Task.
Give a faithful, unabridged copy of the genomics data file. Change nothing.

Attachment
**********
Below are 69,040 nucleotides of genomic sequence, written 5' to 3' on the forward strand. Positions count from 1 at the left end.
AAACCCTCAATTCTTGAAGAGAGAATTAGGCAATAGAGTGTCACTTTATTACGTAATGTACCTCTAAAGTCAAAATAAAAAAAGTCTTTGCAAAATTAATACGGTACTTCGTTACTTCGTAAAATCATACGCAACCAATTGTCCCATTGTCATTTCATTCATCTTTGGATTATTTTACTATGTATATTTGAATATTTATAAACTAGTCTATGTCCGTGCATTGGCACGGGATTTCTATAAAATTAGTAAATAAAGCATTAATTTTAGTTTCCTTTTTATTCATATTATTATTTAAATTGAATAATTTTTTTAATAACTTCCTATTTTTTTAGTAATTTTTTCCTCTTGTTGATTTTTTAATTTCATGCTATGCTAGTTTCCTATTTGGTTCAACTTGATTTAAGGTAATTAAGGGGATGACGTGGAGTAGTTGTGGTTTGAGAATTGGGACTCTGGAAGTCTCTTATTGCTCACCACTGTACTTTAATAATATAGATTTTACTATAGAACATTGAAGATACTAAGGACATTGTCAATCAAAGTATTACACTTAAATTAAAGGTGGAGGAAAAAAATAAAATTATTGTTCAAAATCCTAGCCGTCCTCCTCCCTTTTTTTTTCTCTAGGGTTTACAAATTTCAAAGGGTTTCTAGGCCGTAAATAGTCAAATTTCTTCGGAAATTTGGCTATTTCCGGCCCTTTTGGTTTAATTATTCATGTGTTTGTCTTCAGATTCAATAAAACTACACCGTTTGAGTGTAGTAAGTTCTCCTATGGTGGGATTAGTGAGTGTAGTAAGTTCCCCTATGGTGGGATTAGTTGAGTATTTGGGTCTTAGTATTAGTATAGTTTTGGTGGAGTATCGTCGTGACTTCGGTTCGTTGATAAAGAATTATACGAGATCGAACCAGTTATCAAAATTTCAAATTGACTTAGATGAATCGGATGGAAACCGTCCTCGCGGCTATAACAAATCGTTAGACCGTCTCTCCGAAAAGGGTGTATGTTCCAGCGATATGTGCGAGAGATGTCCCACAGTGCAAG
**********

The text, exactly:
Below are 69,040 nucleotides of genomic sequence, written 5' to 3' on the forward strand. Positions count from 1 at the left end.
AAACCCTCAATTCTTGAAGAGAGAATTAGGCAATAGAGTGTCACTTTATTACGTAATGTACCTCTAAAGTCAAAATAAAAAAAGTCTTTGCAAAATTAATACGGTACTTCGTTACTTCGTAAAATCATACGCAACCAATTGTCCCATTGTCATTTCATTCATCTTTGGATTATTTTACTATGTATATTTGAATATTTATAAACTAGTCTATGTCCGTGCATTGGCACGGGATTTCTATAAAATTAGTAAATAAAGCATTAATTTTAGTTTCCTTTTTATTCATATTATTATTTAAATTGAATAATTTTTTTAATAACTTCCTATTTTTTTAGTAATTTTTTCCTCTTGTTGATTTTTTAATTTCATGCTATGCTAGTTTCCTATTTGGTTCAACTTGATTTAAGGTAATTAAGGGGATGACGTGGAGTAGTTGTGGTTTGAGAATTGGGACTCTGGAAGTCTCTTATTGCTCACCACTGTACTTTAATAATATAGATTTTACTATAGAACATTGAAGATACTAAGGACATTGTCAATCAAAGTATTACACTTAAATTAAAGGTGGAGGAAAAAAATAAAATTATTGTTCAAAATCCTAGCCGTCCTCCTCCCTTTTTTTTTCTCTAGGGTTTACAAATTTCAAAGGGTTTCTAGGCCGTAAATAGTCAAATTTCTTCGGAAATTTGGCTATTTCCGGCCCTTTTGGTTTAATTATTCATGTGTTTGTCTTCAGATTCAATAAAACTACACCGTTTGAGTGTAGTAAGTTCTCCTATGGTGGGATTAGTGAGTGTAGTAAGTTCCCCTATGGTGGGATTAGTTGAGTATTTGGGTCTTAGTATTAGTATAGTTTTGGTGGAGTATCGTCGTGACTTCGGTTCGTTGATAAAGAATTATACGAGATCGAACCAGTTATCAAAATTTCAAATTGACTTAGATGAATCGGATGGAAACCGTCCTCGCGGCTATAACAAATCGTTAGACCGTCTCTCCGAAAAGGGTGTATGTTCCAGCGATATGTGCGAGAGATGTCCCACAGTGCAAG